St. John AME Zion
Black History Month at St. John
To celebrate Black History Month we would like to share our weekly devotions presented each Sunday at St. John's AME Zion.
For as he thinketh in his heart, so is he. (Proverbs 23:7 KJV)
When faced with difficulties, many prople give in to discouragement, despair and self-pity.  Learn to master you mind.  It can either serve or destroy you.  Victory or defeat occurs in the mind before it happens anywhere else.  Believe in yourself; never accept defeat.  It is not who falls that fails, but he who falls and fails to rise again.
Dr. Ben Carson, the famed neurosurgeon who captured worldwide media attention in 1987 for the successful separtion of conjoined twins who shared a portion of the same brain, now director of the Division of Pediatric Neusurgery at Johns Hopkins in Baltimore, is a classic example of a changed attitude and a transformed mind.
Ben Carson was born September 18,1951, in Detroit, Michigan.  Today he would be labeled "at risk", the designation given children with high potential and limited opportunity.  Carson was falling behind in school and wanted material possessions the family could not afford.  Through prayer, added responsibility, strict discipline, and honest sharing of the need the thrftiness, Ben Carson had a change in attitude and is now a living legend. 
Let's use this month as our LENT:  Let's Eliminate Negative Thinking.
Prayer:  God, with you, my attitude is positive and all things are possible.
Offered Sunday, February 15,2004.

And be kind to one another, tenderhearted, forgiving to one another, as God in Christ has forgiven you. (Ephesians 4:32)

Forgiveness is the bridge over which we all must one day travel.  If our tomorrows are going to be filled with joy wherein we seize all possibilities, we must forgive.  Omnipresent God can be found in both heaven and earth.  God is present everywhere in everybody and in everything.  We are never separated from God.  Just as we can not breathe or walk or move without the direct impelling force of God's presence in the brain, heart and cells of our body, so it is with everyone else.  Each human being has the spirit of God.  Regardless of what we think, God is "Our Father, Our Mother, and Our Creator."

Sometimes this is not very apparent in people.  The God Spirit is masked under brokenness that manifests itself in evil ways.  The truth that God is present becomes distorted.  Nevertheless, God is there; and if we are to find God, we must begin to look beyond human brokenness and begin to see God in each other.  God is relational and externally exists in relationships of unity and diversity.  God can be seen among our own family members, but God can also be seen in society working in conjunction with other groups as fellow members of God's household.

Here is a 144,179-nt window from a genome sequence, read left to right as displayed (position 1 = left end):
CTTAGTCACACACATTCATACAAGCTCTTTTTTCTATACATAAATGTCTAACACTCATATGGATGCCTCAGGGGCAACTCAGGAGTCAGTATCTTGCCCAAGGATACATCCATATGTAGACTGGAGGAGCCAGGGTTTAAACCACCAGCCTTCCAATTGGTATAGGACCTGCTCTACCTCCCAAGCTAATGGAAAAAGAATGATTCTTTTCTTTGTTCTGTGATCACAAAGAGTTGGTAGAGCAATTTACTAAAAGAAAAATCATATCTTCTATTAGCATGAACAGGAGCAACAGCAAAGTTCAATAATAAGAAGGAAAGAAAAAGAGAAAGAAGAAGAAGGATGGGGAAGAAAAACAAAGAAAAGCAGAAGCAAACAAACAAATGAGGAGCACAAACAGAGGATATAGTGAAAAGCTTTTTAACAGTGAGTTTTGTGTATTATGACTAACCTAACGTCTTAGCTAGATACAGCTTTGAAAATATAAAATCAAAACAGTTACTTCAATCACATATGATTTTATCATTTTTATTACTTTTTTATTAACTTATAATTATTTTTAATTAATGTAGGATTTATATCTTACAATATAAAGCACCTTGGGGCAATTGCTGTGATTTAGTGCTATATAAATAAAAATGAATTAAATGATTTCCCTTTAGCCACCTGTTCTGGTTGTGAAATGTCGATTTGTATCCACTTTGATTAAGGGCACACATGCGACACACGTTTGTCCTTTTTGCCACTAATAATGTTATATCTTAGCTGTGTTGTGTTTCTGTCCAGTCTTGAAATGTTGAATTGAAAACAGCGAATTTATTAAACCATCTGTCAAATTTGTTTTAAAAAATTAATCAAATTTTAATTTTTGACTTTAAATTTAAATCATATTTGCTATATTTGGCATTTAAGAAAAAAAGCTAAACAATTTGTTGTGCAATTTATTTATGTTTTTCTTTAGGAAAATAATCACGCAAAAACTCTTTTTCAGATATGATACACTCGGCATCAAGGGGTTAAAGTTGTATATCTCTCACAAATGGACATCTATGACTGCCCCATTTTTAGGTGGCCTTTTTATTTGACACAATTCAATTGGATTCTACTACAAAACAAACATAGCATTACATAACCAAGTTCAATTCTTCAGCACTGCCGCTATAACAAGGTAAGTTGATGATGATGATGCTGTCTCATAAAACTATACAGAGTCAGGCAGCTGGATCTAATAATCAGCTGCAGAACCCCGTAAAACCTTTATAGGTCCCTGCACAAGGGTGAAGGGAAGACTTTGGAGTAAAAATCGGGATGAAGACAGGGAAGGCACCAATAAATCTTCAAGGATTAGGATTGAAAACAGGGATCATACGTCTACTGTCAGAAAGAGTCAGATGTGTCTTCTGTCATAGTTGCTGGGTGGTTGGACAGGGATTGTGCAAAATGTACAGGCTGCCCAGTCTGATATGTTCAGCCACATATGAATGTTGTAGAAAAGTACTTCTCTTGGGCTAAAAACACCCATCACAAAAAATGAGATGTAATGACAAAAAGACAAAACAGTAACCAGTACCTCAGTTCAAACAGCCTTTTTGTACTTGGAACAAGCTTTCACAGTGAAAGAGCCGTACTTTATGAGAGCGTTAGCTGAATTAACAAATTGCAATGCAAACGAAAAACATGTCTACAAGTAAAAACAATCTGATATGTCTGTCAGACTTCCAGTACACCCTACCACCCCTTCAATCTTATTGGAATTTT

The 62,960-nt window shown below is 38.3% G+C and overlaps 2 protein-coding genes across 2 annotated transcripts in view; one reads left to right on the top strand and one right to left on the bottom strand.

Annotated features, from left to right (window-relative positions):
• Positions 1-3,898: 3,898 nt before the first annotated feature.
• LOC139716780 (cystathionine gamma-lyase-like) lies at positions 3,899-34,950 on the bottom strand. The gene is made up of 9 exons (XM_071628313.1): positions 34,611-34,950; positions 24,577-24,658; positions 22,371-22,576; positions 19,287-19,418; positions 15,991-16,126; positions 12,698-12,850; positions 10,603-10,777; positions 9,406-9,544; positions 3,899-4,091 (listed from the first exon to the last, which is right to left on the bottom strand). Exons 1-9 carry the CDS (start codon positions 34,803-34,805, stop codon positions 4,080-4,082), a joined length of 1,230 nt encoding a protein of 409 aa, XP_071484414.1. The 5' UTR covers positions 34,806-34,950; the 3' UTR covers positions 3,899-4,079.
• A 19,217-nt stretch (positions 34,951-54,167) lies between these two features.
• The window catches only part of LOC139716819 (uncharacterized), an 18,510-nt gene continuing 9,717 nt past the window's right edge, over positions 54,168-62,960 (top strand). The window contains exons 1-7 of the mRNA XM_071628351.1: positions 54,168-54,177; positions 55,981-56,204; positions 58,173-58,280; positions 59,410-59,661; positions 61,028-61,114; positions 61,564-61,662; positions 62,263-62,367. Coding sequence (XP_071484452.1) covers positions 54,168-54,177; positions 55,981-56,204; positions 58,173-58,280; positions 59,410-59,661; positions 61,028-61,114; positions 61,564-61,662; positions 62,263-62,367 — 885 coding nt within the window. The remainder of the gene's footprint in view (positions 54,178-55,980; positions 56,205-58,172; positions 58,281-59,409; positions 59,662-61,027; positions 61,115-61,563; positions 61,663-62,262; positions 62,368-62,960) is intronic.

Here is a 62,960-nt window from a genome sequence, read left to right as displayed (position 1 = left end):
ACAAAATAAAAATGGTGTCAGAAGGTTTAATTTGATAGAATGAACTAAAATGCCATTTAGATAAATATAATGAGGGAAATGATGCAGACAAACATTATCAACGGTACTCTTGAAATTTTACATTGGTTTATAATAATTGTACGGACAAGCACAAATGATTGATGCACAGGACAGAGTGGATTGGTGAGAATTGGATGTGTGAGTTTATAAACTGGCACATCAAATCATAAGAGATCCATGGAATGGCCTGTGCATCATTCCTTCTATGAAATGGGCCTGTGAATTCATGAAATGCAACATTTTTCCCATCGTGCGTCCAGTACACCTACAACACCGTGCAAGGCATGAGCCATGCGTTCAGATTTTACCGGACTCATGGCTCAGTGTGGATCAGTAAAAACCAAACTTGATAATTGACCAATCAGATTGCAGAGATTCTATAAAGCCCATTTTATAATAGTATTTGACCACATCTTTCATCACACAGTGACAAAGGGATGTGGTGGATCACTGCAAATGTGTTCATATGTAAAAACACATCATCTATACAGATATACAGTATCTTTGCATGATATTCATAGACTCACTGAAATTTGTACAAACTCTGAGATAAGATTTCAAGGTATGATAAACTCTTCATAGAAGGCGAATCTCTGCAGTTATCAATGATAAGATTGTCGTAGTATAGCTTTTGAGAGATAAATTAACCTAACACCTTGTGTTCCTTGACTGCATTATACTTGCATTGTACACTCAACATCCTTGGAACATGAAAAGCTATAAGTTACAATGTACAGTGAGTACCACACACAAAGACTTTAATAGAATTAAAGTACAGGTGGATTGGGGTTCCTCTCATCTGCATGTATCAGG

The presence of God can be seen and felt among the rainbow of God's human creation.  The degree to which we cause any rift or division between humans, creatures, or nature demonstates our spiritual deficiency.

Prayer: Lord, today I see you in everythin and everybody.

Offered Sunday Februrary 8, 2004.
For your sake we are being killed all day long; we are accounted for as sheep to be slaughtered. all these things we are more than conquerors through him who loved us. (Romans 8:26-37)
Today is the first day of the rest of your life.  Every day can and should be an exciting venture.  We must, however, learn to live every moment under the unction of the Holy Spirit.  To do otherwise leads to a dull, impotent, fruitless, and frustrating existance.  Many of us come each year to Black History Month with raised consciousness about our past, present and future.  Some will marvel over the strides we made in the past.  Many will complain about what is presently going on, and others will make resolutions to work to make the hopes  and dreams of our ancestors come to fruition.
Our history is glorious.  Our heads have been bloodied but unbowed.  Even in our worst state of degradation, our ancestiors said, "Before I be a slave, I'll be buried in my grave and go home to my Lord and be free."  We have not only survived, we have been and are more than conquerors.  We only need to be who we are.  Ebonics says it best; "Don't be who you ain't cause if you be who you ain't, you can't be who you is."  When we think about our future, if we draw all the good from the past and make it better, we can be assured that the best is yet to come.
Prayer: Lord, you were there when hope unborn had died; your are with us now, I know we will always be more than conquerors through you.
Offered Sunday February 1, 2004.
Home | Church Forms | About the Pastor | Church Organizations | Current events | Black History Month at St. John | Our Mission Statement | Vision Statement | Our History | Words of Inspiration | In the News | Photo Gallery

Enter supporting content here